- 4 tablespoons butter
- 1 egg
- About a tablespoon of pearl sugar
- Scald the milk and cool it to lukewarm. (To scald milk, heat it in a pan on the stove just until bubbles form at the edge.)
- Dissolve the yeast in the warm water.
- Crush the cardamom pods to release the seeds. Discard the husks and grind the seeds into a coarse powder with a mortar and pestle.
- Combine the yeast water with the milk, sugar, salt, 2 eggs, cardamom powder, and 1 cup / 2 dl of flour. Beat well to make a smooth batter.
- Add another cup / 2 dl flour and beat well again.
- Melt the butter and add it to the dough. Beat well.
- Add the rest of the flour and beat well. This should produce a stiff dough.
- Turn the dough out on a floured surface and let rest for ten minutes, then knead until smooth.
- Return the dough to the bowl and set it to rise in a warm place until doubled. Punch down and let rise again until nearly doubled.
- Turn the dough out on a floured surface and divide it into eight portions. Roll each portion out into a long, thin rope. Curl the ends of the rope on opposite sides to make an s-curve.
- Preheat oven to 400 F / 200 C
- Place the buns on a baking sheet covered with baking parchment.
- Lightly beat the glazing egg and brush the glaze on top of the buns, then sprinkle the pearl sugar over the buns.
- Bake for 25 minutes or until well browned on top.
The setting for this dinner is as challenging as the menu. Tolkien tells us fairly little about Elrond’s house, just like he barely mentions the practical lives of the northern Rangers. It’s strange for such an important LotR location, but unfortunately not that unusual for Tolkien.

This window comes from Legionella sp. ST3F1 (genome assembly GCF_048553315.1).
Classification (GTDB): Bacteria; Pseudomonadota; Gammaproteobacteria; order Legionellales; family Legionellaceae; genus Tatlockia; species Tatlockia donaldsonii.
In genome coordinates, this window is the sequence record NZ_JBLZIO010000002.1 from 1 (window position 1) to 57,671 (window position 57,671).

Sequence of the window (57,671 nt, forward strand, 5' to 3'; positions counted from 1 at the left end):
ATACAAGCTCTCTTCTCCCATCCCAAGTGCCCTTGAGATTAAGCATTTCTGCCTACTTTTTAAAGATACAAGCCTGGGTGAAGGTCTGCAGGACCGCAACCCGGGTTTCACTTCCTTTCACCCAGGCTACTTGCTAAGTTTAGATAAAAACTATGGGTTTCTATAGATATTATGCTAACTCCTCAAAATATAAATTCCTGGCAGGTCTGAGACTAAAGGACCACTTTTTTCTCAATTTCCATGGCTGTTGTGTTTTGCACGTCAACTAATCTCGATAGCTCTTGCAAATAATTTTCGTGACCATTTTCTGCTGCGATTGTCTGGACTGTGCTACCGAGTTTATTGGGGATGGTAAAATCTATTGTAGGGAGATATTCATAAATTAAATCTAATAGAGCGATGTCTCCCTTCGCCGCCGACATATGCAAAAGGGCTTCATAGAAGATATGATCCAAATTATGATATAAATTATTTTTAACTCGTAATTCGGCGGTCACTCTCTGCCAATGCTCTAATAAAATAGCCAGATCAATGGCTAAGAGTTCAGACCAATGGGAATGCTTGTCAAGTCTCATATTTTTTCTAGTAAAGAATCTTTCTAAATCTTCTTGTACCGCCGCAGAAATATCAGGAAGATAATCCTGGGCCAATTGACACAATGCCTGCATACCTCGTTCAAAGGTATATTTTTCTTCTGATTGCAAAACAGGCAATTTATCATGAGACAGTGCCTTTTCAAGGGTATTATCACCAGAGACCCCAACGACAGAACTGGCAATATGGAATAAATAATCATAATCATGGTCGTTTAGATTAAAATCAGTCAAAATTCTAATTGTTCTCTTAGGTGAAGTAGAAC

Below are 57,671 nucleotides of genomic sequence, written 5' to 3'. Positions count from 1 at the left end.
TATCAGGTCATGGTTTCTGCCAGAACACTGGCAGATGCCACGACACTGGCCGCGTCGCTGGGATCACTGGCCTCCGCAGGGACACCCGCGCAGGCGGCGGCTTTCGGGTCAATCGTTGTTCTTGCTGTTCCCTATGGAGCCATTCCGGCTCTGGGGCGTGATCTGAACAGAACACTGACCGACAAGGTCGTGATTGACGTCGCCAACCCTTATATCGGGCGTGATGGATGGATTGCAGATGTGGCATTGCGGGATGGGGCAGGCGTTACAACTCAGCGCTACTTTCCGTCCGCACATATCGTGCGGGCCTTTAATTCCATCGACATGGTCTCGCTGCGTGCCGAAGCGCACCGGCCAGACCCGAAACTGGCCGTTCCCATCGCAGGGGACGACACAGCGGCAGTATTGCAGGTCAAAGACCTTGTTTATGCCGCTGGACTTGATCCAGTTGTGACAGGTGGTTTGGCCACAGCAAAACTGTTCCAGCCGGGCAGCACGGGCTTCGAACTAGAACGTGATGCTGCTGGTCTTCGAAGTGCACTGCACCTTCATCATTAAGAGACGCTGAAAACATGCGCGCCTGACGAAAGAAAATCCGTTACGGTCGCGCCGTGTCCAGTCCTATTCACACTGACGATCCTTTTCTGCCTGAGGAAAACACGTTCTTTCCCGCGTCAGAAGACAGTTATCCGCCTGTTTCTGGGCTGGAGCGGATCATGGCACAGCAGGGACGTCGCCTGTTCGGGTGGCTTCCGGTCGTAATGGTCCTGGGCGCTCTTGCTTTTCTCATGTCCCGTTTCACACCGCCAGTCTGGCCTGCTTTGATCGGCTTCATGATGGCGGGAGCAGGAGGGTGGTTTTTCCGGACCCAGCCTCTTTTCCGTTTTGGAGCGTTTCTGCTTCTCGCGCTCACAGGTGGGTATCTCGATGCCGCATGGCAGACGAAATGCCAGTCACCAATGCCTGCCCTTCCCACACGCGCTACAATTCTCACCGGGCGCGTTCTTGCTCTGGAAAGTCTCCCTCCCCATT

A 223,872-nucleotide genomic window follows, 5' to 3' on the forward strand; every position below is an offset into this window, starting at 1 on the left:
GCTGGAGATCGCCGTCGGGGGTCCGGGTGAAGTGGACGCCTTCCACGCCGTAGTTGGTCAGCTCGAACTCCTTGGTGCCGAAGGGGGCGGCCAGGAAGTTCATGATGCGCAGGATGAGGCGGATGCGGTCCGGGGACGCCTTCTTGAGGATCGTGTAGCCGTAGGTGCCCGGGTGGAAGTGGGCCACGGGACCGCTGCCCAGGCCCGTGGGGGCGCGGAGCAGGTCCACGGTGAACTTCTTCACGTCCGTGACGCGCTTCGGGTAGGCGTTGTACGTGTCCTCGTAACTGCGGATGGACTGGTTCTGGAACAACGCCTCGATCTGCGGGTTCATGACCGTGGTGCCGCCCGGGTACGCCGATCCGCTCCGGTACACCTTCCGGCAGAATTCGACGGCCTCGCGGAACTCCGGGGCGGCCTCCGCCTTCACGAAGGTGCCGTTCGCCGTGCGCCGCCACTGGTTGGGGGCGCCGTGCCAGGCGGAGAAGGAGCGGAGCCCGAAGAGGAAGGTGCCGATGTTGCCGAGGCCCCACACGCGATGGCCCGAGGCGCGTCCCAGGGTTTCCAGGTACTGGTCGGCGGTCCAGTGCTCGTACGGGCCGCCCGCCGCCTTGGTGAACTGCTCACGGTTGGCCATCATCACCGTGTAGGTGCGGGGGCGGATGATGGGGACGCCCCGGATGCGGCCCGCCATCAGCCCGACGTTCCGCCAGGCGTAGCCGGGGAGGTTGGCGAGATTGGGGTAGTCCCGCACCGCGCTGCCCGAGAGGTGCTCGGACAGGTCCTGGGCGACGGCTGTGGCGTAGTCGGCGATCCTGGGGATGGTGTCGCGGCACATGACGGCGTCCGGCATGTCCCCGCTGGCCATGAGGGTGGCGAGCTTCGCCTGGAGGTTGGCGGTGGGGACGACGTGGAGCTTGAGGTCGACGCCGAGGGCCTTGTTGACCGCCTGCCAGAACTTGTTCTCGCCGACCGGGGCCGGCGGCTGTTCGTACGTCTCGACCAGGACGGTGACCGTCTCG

We do know from The Hobbit that there are plenty of trees (pine, beech, oak) near Rivendell and that the Elves cook on wood fires (and not coal, for instance). (H3) The LotR suggests that the Elves build with wood, for when Frodo wakes up in Rivendell, he sees the ceiling with “dark beams richly carved.” (2.1)
As a primarily visual person, I have to confess that Peter Jackson’s LotR movies have strongly skewed my view of Elves; I tend to forget what Tolkien actually wrote in favor of the gorgeous sets and props created by the artists at Weta Workshop. I was surprised to see the reference to these dark beams while re-reading for our dinner project. Then again, what a great reminder is it to remember to go back to your primary sources.
In general, Tolkien repeats a narrow range of colors with regard to the Elves: white, grey, silver, and gold (see Lorien Elves for gold). Arwen is described wearing a “soft grey raiment,” “a cap of silver lace netted with small gems,” and “a girdle of leaves wrought in silver.” Elrond himself wears “a circlet of silver.” There’s also an occasional inclusion of green and brown for Legolas, and we hear of “garments of green cloth” (given to Frodo after he wakes up in Rivendell). Apart from these scant clothing details, we know that Frodo was seated at the table on “a suitable chair, and was raised upon several cushions.” (2.1, 2.2)